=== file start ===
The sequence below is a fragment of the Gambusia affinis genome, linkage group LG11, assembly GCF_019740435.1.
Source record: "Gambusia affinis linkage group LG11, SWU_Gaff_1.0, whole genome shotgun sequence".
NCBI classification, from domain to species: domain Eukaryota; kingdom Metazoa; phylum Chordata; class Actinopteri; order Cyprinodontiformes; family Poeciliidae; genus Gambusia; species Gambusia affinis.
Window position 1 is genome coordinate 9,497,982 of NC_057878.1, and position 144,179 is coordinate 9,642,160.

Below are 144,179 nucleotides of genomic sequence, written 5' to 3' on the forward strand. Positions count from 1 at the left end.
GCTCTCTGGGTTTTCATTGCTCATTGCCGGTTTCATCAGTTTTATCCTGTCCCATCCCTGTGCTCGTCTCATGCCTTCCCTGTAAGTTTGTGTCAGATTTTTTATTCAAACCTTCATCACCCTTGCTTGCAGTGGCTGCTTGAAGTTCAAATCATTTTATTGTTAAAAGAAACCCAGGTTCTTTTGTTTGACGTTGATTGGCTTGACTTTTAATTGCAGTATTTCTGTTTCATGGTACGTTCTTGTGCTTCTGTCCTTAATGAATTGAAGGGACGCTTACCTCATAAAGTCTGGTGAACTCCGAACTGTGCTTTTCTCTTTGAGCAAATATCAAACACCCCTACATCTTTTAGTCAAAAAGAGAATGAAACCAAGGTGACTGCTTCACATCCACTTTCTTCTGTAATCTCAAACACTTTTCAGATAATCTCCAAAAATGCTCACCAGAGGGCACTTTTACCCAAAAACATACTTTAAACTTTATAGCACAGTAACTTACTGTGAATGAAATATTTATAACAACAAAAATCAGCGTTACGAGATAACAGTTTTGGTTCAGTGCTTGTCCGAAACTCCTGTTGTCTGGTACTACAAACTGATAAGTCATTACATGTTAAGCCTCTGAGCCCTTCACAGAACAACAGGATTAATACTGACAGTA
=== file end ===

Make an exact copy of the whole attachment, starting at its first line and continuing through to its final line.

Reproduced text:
The sequence below is a fragment of the Gambusia affinis genome, linkage group LG11, assembly GCF_019740435.1.
Source record: "Gambusia affinis linkage group LG11, SWU_Gaff_1.0, whole genome shotgun sequence".
NCBI classification, from domain to species: domain Eukaryota; kingdom Metazoa; phylum Chordata; class Actinopteri; order Cyprinodontiformes; family Poeciliidae; genus Gambusia; species Gambusia affinis.
Window position 1 is genome coordinate 9,497,982 of NC_057878.1, and position 144,179 is coordinate 9,642,160.

Below are 144,179 nucleotides of genomic sequence, written 5' to 3' on the forward strand. Positions count from 1 at the left end.
GCTCTCTGGGTTTTCATTGCTCATTGCCGGTTTCATCAGTTTTATCCTGTCCCATCCCTGTGCTCGTCTCATGCCTTCCCTGTAAGTTTGTGTCAGATTTTTTATTCAAACCTTCATCACCCTTGCTTGCAGTGGCTGCTTGAAGTTCAAATCATTTTATTGTTAAAAGAAACCCAGGTTCTTTTGTTTGACGTTGATTGGCTTGACTTTTAATTGCAGTATTTCTGTTTCATGGTACGTTCTTGTGCTTCTGTCCTTAATGAATTGAAGGGACGCTTACCTCATAAAGTCTGGTGAACTCCGAACTGTGCTTTTCTCTTTGAGCAAATATCAAACACCCCTACATCTTTTAGTCAAAAAGAGAATGAAACCAAGGTGACTGCTTCACATCCACTTTCTTCTGTAATCTCAAACACTTTTCAGATAATCTCCAAAAATGCTCACCAGAGGGCACTTTTACCCAAAAACATACTTTAAACTTTATAGCACAGTAACTTACTGTGAATGAAATATTTATAACAACAAAAATCAGCGTTACGAGATAACAGTTTTGGTTCAGTGCTTGTCCGAAACTCCTGTTGTCTGGTACTACAAACTGATAAGTCATTACATGTTAAGCCTCTGAGCCCTTCACAGAACAACAGGATTAATACTGACAGTA